Here are 3 ways to help you fight the good fight
Why do we so often avoid the things we want to do and indulge in those we don’t? Saint Paul couldn’t figure it out either (see Romans 7:15). And why does it take a pandemic to remove unwanted distractions from our lives? It seems to be an unfortunate part of our human nature. But perhaps the current pandemic that has brought serious illness and death around the world can help us overcome some aspects of our stubborn human natures.
Social distancing has been challenging in many ways for many people, but ironically for some it has also proven useful and beneficial. The greater time alone many experienced is providing unexpected opportunities to focus on what’s really important and to draw closer to God. When these restrictions ease, it will be all too easy to fall back into our old habits. So, to maintain whatever progress we’ve made, let’s do what good Catholics do—get our hands dirty, dust off the Rosary beads, light candles on the family altar and lift our minds heavenward as we examine three simple steps that can keep us from losing ground.
Pray without ceasing
While it is wonderful that your prayer life may have become more fervent during this time of crisis, remember that it is generally easier to pray when we have a determined and pressing intention on our mind. So, when things ease up, be mindful not to lose this zeal by becoming lax.
Don’t change your prayer time to fit your routine as you reestablish your new ‘normal’, change your routine to fit your prayer time. If you have managed to allocate more time to prayer, meditation, and contemplation during the pandemic, strive to maintain your routine when schools and workplaces resume operations.
Find solutions that fit your circumstances: podcasts or CDs you can play in the car on your commute, family Rosary around the dinner table while the littlest kids are still strapped into their highchairs, family Lectio Divina or Bible reading in the evening.
Make Sunday more than an obligation
Attending Mass and receiving Our Lord in the Eucharist sounds appealing to many of us right now. Lack of access to the sacraments makes us long for them. As they say, ‘you don’t know what you’ve got till it’s gone.’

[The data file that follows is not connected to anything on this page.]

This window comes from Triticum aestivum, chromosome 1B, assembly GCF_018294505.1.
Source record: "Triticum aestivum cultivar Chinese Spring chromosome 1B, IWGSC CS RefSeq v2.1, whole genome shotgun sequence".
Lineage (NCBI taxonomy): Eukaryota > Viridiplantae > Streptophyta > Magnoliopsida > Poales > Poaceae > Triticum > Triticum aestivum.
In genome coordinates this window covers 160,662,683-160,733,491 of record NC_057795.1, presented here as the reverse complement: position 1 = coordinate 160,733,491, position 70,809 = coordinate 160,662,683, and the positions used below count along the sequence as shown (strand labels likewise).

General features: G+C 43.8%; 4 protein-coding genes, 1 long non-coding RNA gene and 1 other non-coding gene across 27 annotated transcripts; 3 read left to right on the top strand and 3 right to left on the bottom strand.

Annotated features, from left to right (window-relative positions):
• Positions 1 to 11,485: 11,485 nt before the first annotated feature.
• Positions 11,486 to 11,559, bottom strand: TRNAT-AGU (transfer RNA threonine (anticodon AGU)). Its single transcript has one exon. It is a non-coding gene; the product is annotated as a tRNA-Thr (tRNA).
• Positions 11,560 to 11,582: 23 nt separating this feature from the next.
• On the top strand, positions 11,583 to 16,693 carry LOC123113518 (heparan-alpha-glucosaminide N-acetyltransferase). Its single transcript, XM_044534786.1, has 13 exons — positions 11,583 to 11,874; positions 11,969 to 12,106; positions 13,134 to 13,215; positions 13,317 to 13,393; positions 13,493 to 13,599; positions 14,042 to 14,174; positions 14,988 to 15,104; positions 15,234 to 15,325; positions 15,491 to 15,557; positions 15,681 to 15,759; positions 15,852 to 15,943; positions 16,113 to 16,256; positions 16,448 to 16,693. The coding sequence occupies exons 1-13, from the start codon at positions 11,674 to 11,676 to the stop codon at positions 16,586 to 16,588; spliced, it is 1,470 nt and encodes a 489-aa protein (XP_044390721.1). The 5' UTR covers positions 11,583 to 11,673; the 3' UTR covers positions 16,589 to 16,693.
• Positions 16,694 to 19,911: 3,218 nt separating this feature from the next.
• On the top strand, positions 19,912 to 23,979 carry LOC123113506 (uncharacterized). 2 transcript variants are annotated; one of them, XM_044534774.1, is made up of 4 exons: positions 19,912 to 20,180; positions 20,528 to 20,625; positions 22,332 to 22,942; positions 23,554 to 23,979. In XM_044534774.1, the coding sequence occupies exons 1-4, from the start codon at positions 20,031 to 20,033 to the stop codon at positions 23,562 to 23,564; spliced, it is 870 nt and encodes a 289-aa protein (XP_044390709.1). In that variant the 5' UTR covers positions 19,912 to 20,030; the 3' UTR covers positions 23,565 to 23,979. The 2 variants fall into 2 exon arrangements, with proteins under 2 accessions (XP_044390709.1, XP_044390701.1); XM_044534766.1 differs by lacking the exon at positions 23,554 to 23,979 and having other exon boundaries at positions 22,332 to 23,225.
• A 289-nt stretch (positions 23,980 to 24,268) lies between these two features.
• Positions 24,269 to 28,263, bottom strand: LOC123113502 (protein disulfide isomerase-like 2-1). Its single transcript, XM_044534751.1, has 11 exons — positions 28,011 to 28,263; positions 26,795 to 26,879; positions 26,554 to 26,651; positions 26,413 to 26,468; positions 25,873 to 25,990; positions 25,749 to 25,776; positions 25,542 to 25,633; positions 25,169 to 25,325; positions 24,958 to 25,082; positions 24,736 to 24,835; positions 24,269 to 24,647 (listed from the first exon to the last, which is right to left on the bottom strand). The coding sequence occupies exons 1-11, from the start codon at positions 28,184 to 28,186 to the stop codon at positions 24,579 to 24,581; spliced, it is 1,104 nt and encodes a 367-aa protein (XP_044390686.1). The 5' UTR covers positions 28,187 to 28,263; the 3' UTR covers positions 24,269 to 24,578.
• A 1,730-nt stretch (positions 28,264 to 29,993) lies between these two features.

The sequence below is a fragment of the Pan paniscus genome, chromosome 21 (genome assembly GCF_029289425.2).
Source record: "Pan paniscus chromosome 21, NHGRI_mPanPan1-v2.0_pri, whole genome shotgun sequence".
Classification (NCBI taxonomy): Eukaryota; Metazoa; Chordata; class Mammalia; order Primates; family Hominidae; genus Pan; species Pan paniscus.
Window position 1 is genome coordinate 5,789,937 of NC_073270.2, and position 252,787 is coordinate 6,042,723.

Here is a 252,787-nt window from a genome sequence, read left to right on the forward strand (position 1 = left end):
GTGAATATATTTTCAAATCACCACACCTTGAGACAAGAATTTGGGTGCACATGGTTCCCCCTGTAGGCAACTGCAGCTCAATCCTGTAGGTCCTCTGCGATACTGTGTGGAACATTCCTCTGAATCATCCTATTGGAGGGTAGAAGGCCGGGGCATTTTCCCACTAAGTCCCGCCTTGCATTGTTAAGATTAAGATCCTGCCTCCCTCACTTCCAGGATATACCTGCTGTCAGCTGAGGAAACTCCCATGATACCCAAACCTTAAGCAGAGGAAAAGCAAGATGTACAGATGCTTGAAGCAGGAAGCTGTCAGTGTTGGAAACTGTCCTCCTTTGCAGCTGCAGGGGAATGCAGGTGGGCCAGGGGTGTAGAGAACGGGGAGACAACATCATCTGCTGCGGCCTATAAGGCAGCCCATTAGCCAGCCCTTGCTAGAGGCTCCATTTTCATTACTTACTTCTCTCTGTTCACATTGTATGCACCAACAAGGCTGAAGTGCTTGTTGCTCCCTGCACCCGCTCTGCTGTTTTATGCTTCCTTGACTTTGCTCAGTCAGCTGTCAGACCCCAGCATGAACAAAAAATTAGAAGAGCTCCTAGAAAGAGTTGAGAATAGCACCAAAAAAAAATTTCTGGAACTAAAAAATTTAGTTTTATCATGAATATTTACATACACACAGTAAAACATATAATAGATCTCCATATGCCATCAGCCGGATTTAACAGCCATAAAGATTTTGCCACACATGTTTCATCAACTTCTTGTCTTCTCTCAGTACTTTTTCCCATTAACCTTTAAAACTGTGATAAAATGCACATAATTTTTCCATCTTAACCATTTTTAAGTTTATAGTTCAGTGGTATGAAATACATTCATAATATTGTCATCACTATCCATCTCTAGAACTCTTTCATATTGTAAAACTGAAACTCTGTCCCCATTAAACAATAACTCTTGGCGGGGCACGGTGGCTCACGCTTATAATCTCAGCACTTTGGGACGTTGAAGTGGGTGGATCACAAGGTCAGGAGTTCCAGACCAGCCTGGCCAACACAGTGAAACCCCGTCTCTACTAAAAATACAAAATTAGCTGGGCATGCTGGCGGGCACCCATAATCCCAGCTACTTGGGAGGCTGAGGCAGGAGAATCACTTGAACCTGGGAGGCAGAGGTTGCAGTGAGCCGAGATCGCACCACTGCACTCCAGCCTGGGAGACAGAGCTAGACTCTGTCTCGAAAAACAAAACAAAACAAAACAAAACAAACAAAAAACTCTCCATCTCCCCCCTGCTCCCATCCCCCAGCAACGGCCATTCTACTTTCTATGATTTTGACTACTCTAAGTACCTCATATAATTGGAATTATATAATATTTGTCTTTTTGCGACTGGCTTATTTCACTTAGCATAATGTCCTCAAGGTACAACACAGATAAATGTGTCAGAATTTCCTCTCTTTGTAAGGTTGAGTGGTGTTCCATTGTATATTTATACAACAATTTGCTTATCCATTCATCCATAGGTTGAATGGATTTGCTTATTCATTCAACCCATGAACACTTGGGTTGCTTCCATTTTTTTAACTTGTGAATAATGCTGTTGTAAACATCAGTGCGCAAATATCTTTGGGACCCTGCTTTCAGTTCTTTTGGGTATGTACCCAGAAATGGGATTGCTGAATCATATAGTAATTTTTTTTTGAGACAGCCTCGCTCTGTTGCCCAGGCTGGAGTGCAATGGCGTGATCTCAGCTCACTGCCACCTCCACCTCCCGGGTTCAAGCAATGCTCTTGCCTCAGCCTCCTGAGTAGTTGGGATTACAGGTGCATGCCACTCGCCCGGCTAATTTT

But will we retain our longing for the Mass once we are able again to attend freely? It will take effort to approach each Mass with the same intensity we feel now. Otherwise, at some point after our churches are reopened, we may find ourselves growing complacent and treating our faith like an obligation rather than the gift and privilege it is.
Pondering this very idea, Josemaria Escriva said, “Many Christians take their time and have leisure enough in their social life (no hurry here). They are leisurely, too, in their professional activities (no hurry here either). But isn’t it strange how those same Christians find themselves in such a rush and want to hurry the priest in their anxiety to shorten the time devoted to the most holy sacrifice of the altar?”
How can we dedicate more of our time to God?
Make Sunday—the whole day—one dedicated to the Lord. Yes, attend Mass, but don’t stop there. Build community at your parish. How about morning teas after Mass, or perhaps invite another Catholic family to your house for tea or lunch? Maybe you could try to get to Mass early, make use of the Sacrament of Confession, offer a Rosary together as a family, or spend time in quiet prayer?
Pare back the extras
Lockdown and social distancing have drastically altered the number of ways we can spend our time. Perhaps the pandemic has invited us to think about the activities in our lives. Which do we miss, and which do we not miss at all? Which do we need, and which don’t we need?
Are we overscheduled? Do all our activities cause us stress and create logistical nightmares? Do our children need to attend every extracurricular activity there is? Are we failing them if we limit their extra-curriculars, or are we doing them a greater service? Perhaps it’s time to ‘Marie Kondo’ those extracurricular activities so you can find a healthy balance for your family.
Less time in structured activities means more unstructured time together as a family, and it’s the unstructured activities that make for the best quality time. Spontaneous board games, baking cookies, and unplanned bike rides make memories children will treasure.
The pandemic has given us an opportunity to assess our prayer lives and priorities. No doubt the suffering and challenges we face during this time will be accompanied by graces that will help us make changes for the better.
There is no time like the present to take stock of our lives.